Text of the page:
Work hard, play harder!”
Atlanta hosts Whitney AbstraKt whose intention is to build a platform by pushing eclectic sounds, as opposed to following fame. Her focus is to drive brand alignment, bringing awareness to marginalized groups and relevant social issues.
“The biggest challenge I’ve had to overcome in my DJ career is sticking with it, even when the business wasn’t there. There was a time where I wouldn’t get booked at all, and that was discouraging early on. I wanted to quit! But sticking with it, and continuing to do it for the love of the craft helped me breakthrough. All it takes is for one person to believe in you and see that you’re dope. The right doors will open just for you.
I would say really focus on smooth transitions and great song selection. Transitions can make or break a good DJ, but even seasoned professionals have them sometimes. Also, chances are if you love a particular song or sound, there’s someone listening who loves that same sound too! Don’t be afraid to play new music. It doesn’t have to be what everyone else is listening to. Whoever is listening will remember you played a song they loved and haven’t heard in a while, or put them on to someone new.”
In Shanghai, Ji Na plays multi-genre sets with creative curations. Drawing inspiration from her listening tastes from Jazz to Soul and Broken Beat, Ji Na represents the next generation of club DJs not to be missed!
“I don’t think I’ve overcome the biggest challenge yet.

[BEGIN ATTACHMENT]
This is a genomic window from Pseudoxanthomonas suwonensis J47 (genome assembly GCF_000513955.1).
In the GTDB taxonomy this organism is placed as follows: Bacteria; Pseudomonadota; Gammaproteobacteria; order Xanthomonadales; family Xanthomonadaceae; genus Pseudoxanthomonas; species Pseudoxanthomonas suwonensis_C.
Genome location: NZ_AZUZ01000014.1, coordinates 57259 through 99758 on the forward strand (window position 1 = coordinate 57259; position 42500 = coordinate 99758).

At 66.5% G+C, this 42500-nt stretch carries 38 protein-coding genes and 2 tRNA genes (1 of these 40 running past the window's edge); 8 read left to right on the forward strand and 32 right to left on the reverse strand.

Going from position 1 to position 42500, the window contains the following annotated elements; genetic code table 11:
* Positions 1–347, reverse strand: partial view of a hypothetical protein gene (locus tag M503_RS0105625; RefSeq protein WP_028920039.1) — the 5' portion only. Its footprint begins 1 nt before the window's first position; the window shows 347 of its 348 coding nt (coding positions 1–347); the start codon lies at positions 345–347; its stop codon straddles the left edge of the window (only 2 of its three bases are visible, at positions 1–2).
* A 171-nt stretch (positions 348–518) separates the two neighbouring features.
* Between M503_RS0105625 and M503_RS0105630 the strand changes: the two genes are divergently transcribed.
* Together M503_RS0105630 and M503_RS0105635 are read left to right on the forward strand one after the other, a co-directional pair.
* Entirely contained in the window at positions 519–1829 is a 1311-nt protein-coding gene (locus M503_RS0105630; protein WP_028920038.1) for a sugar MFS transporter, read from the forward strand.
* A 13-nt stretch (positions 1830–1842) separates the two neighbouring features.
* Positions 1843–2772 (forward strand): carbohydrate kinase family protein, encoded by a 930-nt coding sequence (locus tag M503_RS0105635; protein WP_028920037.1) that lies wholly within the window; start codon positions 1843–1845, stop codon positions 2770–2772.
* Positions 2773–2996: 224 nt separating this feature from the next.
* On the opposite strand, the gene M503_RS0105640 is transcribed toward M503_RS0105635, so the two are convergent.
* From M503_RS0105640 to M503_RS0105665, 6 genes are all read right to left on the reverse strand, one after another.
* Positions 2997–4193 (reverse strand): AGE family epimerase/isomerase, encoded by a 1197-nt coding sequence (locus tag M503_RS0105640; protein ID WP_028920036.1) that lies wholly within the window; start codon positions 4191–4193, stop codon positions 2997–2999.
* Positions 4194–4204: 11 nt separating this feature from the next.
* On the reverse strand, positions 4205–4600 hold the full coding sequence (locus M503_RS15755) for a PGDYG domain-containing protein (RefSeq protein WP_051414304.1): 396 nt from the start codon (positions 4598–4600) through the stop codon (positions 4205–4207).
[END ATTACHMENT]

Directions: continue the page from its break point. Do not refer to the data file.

Learn from your favourite DJs, practice with friends and support each other.
Show up and be present — you never know what opportunities you might get!”
Shacia Päyne brings her 90’s dancehall mix from Los Angeles. Her DJ style is influenced by her Jamaican/American background, mixing dancehall and reggae with other genres like soul, afro and hip hop. With her belief that music is the road to liberation, DJ Shacia Päyne captivates her audience by keeping them dancing their way to freedom. (Soundcloud)
“Biggest challenge was 2020 — challenging me to get deeper into myself n craft.
Patience, timing, be yourself, play for the love not for the likes.”
Back in Los Angeles, multidisciplinary creative and artist, Sahar Habibi, provides an upbeat mix inspired by the nightlife scene during her Paris travels. While always digging deep for new music, Sahar keeps you on your toes with her rhythm blends ranging from dancehall, house, and classic R&B. (Soundcloud)
“To stop getting in my own way.
Stay true to the music you want to play (this will define your taste and separate your uniqueness from the rest), watch and learn different techniques from various types of DJ’s, and continue to practice your craft.”
Based in Tokyo, YonYon showcases underground gems from Future Beats to Hip Hop, UK Bass, House and Techno. Known for intuitive mixing style, the DJ, music producer and radio personality knows how to get the audience vibing throughout her sets. (Soundcloud)